We describe here an interdisciplinary lab science course for non-majors using the history of science as a curricular guide. Our experience with diverse instructors underscores the importance of the teachers and classroom dynamics, beyond the curriculum. Moreover, the institutional political context is central: are courses for non-majors valued and is support given to instructors to innovate? Two sample projects are profiled.
Gerald MacCallum taught philosophy at the University of Wisconsin from 1961 until 1977. The stroke he suffered in that year prevented him from further teaching. He continued to write, even through the crippling effects of a second stroke, until his death in 1987. His final project was the Prentice Hall Foundations in Philosophy book, Political Philosophy. The present collection brings together papers, published and unpublished, spanning his writing career. I hope in this short space to convey some bigger, largely tacit (...) themes underlying MacCallum’s penetrating but humble attention to detail and distinctions. (shrink)
Philosophers and scientists have maintained that causation, correlation, and "partial correlation" are essentially related. These views give rise to various rules of causal inference. This essay considers the "claims of several philosophers and social scientists for causal systems with dichotomous variables. In section 2 important commonalities and differences are explicated among four major conceptions of correlation. In section 3 it is argued that whether correlation can serve as a measure of A's causal influence on B depends upon the conception of (...) causation being used and upon certain background assumptions. In section 4 five major kinds of "partial correlation" are explicated, and some of the important relations are established among two conceptions of "partial correlation", the conception of "screening off", the conception of "partitioning", and the measures of causal influence which have been suggested by advocates of path analysis or structural equation methods. In section 5 it is argued that whether any of these five conceptions of "partial correlation" can serve as a measure of causal influence depends upon the conception of causation being used and upon certain background assumptions. The important conclusion is that each of the approaches (considered here) to causal inference for causal systems with dichotomous variables stands in need of important qualifications and revisions if they are to be justified. (shrink)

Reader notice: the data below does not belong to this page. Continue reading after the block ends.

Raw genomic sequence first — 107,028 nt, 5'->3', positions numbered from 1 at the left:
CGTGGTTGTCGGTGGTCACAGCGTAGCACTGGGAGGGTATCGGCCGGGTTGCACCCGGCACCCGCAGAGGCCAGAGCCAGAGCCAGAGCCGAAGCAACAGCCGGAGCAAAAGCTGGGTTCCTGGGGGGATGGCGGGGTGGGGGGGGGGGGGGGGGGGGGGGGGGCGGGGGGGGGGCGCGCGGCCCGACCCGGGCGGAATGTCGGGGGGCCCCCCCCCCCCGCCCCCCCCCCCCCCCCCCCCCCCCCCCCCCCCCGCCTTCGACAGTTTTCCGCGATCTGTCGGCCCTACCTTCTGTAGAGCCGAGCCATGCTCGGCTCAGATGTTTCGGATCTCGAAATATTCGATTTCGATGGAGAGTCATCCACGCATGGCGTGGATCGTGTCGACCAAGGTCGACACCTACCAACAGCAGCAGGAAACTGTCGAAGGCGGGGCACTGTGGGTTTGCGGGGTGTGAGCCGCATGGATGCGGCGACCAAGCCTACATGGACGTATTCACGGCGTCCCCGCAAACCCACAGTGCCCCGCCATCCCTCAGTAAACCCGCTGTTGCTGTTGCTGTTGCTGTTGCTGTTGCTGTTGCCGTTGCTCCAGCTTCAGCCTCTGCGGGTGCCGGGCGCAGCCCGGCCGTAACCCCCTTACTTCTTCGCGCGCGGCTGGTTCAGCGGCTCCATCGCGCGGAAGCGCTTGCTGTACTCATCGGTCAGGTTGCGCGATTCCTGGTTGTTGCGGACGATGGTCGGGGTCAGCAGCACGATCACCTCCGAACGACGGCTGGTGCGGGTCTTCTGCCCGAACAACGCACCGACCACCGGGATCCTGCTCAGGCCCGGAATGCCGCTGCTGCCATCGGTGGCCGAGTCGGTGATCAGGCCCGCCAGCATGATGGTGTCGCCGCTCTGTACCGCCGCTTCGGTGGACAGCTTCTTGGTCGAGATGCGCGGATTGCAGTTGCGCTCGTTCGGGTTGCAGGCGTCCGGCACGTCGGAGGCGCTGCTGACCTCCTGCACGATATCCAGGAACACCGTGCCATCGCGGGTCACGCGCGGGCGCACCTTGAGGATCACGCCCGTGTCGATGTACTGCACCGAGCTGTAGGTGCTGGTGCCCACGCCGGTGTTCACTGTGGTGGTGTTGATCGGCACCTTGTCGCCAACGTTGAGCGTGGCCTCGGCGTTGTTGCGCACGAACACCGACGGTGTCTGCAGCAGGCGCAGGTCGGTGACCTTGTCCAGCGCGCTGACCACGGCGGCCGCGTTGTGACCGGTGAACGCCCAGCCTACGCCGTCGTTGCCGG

During the past decades several philosophers of science and social scientists have been interested in the problems of causation. Recently attention has been given to probabilistic causation in dichotomous causal systems. The paper uses the basic features of probabilistic causation to argue that the causal modeling approaches developed by such researchers as Blalock (1964) and Duncan (1975) can provide, when an additional assumption is added, adequate qualitative measures of one variableś causal influence upon another. Finally, some of the difficulties and (...) issues involved in developing adequate quantitative measures are discussed, and it is concluded that the causal modeling measures cannot provide adequate quantitative measures. (shrink)
Two kinds of causal inference rules which are widely used by social scientists are investigated. Two conceptions of causation also widely used are explicated -- the INUS and probabilistic conceptions of causation. It is shown that the causal inference rules which link correlation, a kind of partial correlation, and a conception of causation are invalid. It is concluded a new methodology is required for causal inference.
Michael Zbaraschuk’s recent article, “Not Radical Enough: William Dean’s Problems with God and History,”1 deserves a published response, because it applies not only to my work but to that of many other philosophical theologians, some of whom read this journal. Before discussing the larger issues, I must attend to an item of scholarly housekeeping. Although Zbaraschuk draws narrowly, i.e., from only two of my books—History Making History (1988) and The Religious Critic in American Culture (1994)—he applies his arguments indiscriminately (...) to my work as a totality, omitting most crucially the score of articles and the book written between 1994 and the present. Of course, there is nothing wrong with an .. (shrink)
This article examines a particular debate between Eamonn Callan and William Galston concerning the need for a civic education which counters the divisive pull of pluralism by uniting the citizenry in patriotic allegiance to a single national identity. The article offers a preliminary understanding of nationalism and patriotism before setting out the terms of the debate. It then critically evaluates the central idea of Callan that one might be under an obligation morally to improve one''s own patriotic inheritance, pointing to (...) the ineliminable tension between the valuation of one''s own patria by its own terms and a detached critical reason. It concludes by suggesting that we are, in advance of our education, members of a particular patria and that any education must be particularistic. Finally, the danger is noted of presuming that, in each case, there is a single, determinate national tradition. (shrink)